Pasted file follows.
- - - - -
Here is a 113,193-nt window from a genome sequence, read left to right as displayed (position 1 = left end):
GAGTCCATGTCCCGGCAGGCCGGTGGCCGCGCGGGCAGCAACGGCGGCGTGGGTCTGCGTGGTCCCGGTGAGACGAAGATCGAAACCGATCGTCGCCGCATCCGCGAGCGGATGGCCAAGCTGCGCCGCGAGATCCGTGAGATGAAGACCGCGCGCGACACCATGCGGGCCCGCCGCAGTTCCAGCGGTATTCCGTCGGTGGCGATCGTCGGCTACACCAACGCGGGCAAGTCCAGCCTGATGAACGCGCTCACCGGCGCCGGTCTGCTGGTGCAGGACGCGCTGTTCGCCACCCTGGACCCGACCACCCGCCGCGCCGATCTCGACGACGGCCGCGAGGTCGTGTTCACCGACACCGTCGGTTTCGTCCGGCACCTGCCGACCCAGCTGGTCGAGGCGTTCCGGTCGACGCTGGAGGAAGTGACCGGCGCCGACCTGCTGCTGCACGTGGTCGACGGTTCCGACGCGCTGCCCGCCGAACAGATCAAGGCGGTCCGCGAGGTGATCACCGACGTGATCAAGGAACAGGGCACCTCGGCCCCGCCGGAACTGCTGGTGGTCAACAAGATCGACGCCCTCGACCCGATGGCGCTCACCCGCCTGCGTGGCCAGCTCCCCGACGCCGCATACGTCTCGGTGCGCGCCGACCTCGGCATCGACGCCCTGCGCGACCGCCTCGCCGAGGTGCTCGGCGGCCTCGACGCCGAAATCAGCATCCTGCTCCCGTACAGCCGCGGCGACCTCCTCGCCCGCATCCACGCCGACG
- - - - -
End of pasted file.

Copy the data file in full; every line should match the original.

Here is a 113,193-nt window from a genome sequence, read left to right as displayed (position 1 = left end):
GAGTCCATGTCCCGGCAGGCCGGTGGCCGCGCGGGCAGCAACGGCGGCGTGGGTCTGCGTGGTCCCGGTGAGACGAAGATCGAAACCGATCGTCGCCGCATCCGCGAGCGGATGGCCAAGCTGCGCCGCGAGATCCGTGAGATGAAGACCGCGCGCGACACCATGCGGGCCCGCCGCAGTTCCAGCGGTATTCCGTCGGTGGCGATCGTCGGCTACACCAACGCGGGCAAGTCCAGCCTGATGAACGCGCTCACCGGCGCCGGTCTGCTGGTGCAGGACGCGCTGTTCGCCACCCTGGACCCGACCACCCGCCGCGCCGATCTCGACGACGGCCGCGAGGTCGTGTTCACCGACACCGTCGGTTTCGTCCGGCACCTGCCGACCCAGCTGGTCGAGGCGTTCCGGTCGACGCTGGAGGAAGTGACCGGCGCCGACCTGCTGCTGCACGTGGTCGACGGTTCCGACGCGCTGCCCGCCGAACAGATCAAGGCGGTCCGCGAGGTGATCACCGACGTGATCAAGGAACAGGGCACCTCGGCCCCGCCGGAACTGCTGGTGGTCAACAAGATCGACGCCCTCGACCCGATGGCGCTCACCCGCCTGCGTGGCCAGCTCCCCGACGCCGCATACGTCTCGGTGCGCGCCGACCTCGGCATCGACGCCCTGCGCGACCGCCTCGCCGAGGTGCTCGGCGGCCTCGACGCCGAAATCAGCATCCTGCTCCCGTACAGCCGCGGCGACCTCCTCGCCCGCATCCACGCCGACG